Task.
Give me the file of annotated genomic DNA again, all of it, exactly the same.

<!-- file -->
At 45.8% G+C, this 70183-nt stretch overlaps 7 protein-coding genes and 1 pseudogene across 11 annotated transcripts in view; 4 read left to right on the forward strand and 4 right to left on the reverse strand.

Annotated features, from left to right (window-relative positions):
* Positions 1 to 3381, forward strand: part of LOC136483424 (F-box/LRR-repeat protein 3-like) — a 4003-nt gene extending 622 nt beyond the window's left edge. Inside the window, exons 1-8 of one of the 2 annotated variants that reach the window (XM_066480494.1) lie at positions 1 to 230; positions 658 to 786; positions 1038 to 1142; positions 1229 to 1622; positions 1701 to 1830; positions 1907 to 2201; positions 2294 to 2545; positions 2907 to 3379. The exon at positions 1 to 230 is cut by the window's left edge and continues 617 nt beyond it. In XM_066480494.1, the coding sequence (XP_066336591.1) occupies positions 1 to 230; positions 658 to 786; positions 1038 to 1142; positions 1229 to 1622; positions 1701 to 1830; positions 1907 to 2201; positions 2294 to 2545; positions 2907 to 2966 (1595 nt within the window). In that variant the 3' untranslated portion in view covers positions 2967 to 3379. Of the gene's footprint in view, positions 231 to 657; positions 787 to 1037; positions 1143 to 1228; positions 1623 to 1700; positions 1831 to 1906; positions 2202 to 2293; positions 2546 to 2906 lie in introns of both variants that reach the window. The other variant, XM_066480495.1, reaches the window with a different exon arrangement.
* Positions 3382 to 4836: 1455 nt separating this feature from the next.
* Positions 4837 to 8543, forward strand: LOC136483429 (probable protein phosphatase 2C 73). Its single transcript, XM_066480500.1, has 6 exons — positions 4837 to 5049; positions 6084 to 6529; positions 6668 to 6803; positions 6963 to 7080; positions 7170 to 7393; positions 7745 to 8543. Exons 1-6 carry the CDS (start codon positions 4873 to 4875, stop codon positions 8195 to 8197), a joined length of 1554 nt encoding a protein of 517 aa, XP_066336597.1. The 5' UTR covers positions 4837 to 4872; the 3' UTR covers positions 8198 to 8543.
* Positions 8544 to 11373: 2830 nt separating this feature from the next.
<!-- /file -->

At 45.8% G+C, this 70183-nt stretch overlaps 7 protein-coding genes and 1 pseudogene across 11 annotated transcripts in view; 4 read left to right on the forward strand and 4 right to left on the reverse strand.

Annotated features, from left to right (window-relative positions):
* Positions 1 to 3381, forward strand: part of LOC136483424 (F-box/LRR-repeat protein 3-like) — a 4003-nt gene extending 622 nt beyond the window's left edge. Inside the window, exons 1-8 of one of the 2 annotated variants that reach the window (XM_066480494.1) lie at positions 1 to 230; positions 658 to 786; positions 1038 to 1142; positions 1229 to 1622; positions 1701 to 1830; positions 1907 to 2201; positions 2294 to 2545; positions 2907 to 3379. The exon at positions 1 to 230 is cut by the window's left edge and continues 617 nt beyond it. In XM_066480494.1, the coding sequence (XP_066336591.1) occupies positions 1 to 230; positions 658 to 786; positions 1038 to 1142; positions 1229 to 1622; positions 1701 to 1830; positions 1907 to 2201; positions 2294 to 2545; positions 2907 to 2966 (1595 nt within the window). In that variant the 3' untranslated portion in view covers positions 2967 to 3379. Of the gene's footprint in view, positions 231 to 657; positions 787 to 1037; positions 1143 to 1228; positions 1623 to 1700; positions 1831 to 1906; positions 2202 to 2293; positions 2546 to 2906 lie in introns of both variants that reach the window. The other variant, XM_066480495.1, reaches the window with a different exon arrangement.
* Positions 3382 to 4836: 1455 nt separating this feature from the next.
* Positions 4837 to 8543, forward strand: LOC136483429 (probable protein phosphatase 2C 73). Its single transcript, XM_066480500.1, has 6 exons — positions 4837 to 5049; positions 6084 to 6529; positions 6668 to 6803; positions 6963 to 7080; positions 7170 to 7393; positions 7745 to 8543. Exons 1-6 carry the CDS (start codon positions 4873 to 4875, stop codon positions 8195 to 8197), a joined length of 1554 nt encoding a protein of 517 aa, XP_066336597.1. The 5' UTR covers positions 4837 to 4872; the 3' UTR covers positions 8198 to 8543.
* Positions 8544 to 11373: 2830 nt separating this feature from the next.